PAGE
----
Are Posthumus Awards Appropriate?

When a person dies, those dear and near to the person feel very sad; some cry loudly, and some weep silently, while a few people do not react, realizing that death is a natural and unavoidable event.

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The Government of India has recently conferred the highest award on a highly respected mass leader of deprived people who passed away around 35 years ago. Additionally, an award has been announced for a film actor who passed away a few days ago. This is not the first time, as several posthumous awards have been conferred in the past, for whatever it is worth. Looking at these announcements, one cannot be blamed if they think that conferring awards on a deceased person is not an appropriate idea.

When a person dies, those dear and near to the person feel very sad; some cry loudly, and some weep silently, while a few people do not react, realizing that death is a natural and unavoidable event. When a person dies, the people who love the person really cry for themselves only, as it is immaterial to the deceased person whether one cries or not.

No one really knows what would be the destination of the deceased person. Some religions say that the person would be reborn, and some other religions say that a person would go to hell or heaven depending on their good or bad deeds. In any case, the fact is that the deceased person has gone forever.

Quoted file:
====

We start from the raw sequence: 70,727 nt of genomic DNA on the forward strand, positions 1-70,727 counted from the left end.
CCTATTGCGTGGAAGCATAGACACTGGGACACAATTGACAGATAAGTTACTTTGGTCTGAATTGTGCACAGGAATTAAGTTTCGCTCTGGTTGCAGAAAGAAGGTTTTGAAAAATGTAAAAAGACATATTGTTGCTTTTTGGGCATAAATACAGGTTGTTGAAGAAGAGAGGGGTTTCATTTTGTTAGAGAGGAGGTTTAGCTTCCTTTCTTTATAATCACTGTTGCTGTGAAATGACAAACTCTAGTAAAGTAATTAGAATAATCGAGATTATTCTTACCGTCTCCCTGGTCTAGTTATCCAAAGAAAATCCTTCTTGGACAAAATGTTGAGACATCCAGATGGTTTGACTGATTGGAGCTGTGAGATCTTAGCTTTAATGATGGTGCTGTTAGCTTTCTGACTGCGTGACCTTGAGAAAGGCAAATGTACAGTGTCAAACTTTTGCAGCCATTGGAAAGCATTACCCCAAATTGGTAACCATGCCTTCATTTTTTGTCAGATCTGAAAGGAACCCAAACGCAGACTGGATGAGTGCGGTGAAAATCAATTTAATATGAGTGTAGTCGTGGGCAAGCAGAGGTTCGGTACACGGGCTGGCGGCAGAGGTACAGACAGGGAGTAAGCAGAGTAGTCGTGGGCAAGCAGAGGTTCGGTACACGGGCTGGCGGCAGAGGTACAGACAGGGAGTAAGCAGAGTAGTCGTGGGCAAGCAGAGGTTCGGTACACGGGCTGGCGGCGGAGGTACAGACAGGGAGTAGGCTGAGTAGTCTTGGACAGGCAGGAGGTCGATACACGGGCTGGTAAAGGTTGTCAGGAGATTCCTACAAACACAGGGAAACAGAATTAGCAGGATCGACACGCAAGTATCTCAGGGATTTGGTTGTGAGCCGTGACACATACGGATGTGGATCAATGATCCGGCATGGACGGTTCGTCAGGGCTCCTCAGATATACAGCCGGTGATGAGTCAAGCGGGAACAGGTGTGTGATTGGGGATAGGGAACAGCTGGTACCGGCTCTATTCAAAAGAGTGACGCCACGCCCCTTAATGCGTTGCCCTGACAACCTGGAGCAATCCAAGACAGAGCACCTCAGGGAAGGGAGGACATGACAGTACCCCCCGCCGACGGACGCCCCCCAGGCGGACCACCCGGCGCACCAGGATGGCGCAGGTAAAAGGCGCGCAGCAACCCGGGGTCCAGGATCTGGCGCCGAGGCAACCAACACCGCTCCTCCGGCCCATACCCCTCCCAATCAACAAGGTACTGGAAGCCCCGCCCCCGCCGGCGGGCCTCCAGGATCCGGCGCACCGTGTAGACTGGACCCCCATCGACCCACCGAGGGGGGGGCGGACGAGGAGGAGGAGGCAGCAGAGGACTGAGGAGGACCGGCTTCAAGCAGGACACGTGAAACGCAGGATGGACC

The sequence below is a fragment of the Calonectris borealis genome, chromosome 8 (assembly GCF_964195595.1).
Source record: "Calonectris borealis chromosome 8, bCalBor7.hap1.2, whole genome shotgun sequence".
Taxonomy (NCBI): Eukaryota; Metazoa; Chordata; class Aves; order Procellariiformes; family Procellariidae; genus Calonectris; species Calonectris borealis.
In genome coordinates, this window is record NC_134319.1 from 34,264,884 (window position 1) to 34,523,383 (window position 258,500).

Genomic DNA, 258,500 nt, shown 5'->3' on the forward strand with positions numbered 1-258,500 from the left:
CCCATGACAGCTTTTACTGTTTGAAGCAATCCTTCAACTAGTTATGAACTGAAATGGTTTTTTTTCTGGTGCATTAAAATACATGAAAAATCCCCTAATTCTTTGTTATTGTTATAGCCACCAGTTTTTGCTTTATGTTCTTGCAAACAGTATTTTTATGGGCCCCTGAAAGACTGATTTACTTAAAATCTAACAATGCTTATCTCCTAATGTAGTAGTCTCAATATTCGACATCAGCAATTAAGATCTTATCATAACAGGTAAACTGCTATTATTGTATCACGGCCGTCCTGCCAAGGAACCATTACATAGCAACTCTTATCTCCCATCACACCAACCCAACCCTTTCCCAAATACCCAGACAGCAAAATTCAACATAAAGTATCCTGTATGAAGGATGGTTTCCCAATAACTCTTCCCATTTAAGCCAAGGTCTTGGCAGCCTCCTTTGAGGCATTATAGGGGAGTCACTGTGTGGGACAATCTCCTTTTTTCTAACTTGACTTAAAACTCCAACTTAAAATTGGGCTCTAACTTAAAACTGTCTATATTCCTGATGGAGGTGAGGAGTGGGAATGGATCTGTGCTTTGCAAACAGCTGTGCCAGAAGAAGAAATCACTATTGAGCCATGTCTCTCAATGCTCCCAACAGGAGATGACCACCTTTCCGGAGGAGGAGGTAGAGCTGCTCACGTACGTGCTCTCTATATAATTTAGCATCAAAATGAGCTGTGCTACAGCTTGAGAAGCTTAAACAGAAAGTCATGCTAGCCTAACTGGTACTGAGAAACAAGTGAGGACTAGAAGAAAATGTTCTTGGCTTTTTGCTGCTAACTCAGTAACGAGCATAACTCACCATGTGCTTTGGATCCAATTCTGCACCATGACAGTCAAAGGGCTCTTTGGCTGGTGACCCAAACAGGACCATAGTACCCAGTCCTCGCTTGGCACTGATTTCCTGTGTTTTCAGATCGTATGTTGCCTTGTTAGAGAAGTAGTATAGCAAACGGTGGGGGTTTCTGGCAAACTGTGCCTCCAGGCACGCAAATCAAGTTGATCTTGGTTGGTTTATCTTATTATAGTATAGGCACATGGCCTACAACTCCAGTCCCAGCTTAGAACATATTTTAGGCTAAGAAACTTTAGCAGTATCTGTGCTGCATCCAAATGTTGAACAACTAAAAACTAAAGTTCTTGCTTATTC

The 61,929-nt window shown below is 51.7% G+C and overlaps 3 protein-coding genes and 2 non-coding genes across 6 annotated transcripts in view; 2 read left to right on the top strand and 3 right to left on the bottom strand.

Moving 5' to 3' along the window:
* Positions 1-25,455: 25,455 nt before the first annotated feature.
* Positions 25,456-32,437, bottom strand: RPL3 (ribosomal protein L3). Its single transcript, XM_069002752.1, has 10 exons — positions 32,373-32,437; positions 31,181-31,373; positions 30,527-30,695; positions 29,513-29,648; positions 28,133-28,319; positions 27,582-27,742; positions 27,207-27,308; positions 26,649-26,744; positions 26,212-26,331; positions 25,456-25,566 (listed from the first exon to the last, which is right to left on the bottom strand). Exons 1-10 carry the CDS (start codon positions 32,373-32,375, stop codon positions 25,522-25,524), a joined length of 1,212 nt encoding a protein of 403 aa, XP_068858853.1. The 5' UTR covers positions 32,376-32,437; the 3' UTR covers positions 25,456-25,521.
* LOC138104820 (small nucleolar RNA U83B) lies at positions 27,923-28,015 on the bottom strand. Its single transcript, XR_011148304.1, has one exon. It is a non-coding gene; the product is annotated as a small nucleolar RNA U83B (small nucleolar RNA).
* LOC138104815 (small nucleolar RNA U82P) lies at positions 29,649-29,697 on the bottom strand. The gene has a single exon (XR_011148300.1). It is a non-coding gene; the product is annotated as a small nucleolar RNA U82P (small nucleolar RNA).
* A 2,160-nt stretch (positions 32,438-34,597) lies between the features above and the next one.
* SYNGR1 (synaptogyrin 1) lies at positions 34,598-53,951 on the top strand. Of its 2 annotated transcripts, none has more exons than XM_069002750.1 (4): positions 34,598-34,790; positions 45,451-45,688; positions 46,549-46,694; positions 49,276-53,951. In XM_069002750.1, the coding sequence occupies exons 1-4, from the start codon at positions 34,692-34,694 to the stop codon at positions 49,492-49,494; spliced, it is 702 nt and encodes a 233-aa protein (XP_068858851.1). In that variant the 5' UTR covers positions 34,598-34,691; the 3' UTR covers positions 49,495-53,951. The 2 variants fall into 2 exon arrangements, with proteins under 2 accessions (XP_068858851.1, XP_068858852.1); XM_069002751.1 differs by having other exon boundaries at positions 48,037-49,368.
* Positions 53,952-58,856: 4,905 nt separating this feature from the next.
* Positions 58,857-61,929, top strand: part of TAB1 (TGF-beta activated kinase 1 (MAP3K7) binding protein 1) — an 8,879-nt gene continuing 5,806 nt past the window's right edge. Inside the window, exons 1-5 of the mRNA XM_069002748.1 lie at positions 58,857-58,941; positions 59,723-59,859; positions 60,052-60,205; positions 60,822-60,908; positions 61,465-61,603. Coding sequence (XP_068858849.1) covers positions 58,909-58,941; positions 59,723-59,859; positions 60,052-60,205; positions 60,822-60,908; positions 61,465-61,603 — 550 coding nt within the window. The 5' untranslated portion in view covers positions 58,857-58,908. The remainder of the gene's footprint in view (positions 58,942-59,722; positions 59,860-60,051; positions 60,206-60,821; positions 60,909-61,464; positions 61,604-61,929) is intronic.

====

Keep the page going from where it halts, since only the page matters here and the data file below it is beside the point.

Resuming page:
In such circumstances, does it really matter for the deceased person if an award would be conferred on the person a few days after death or 35 years after death?

Obviously, posthumous awards are given as per the will and the pleasure of those who are still living. Neither the deceased person would know nor would the person care wherever the person may be now.

Maybe the posthumous awards are given for some gain for the persons who are in a position to confer the award. Perhaps, the lighthearted way of describing posthumous awards is that this is an award in a vacuum.

N.S.Venkataraman

N. S. Venkataraman is a trustee with the "Nandini Voice for the Deprived," a not-for-profit organization that aims to highlight the problems of downtrodden and deprived people and support their cause and to promote probity and ethical values in private and public life and to deliberate on socio-economic issues in a dispassionate and objective manner.

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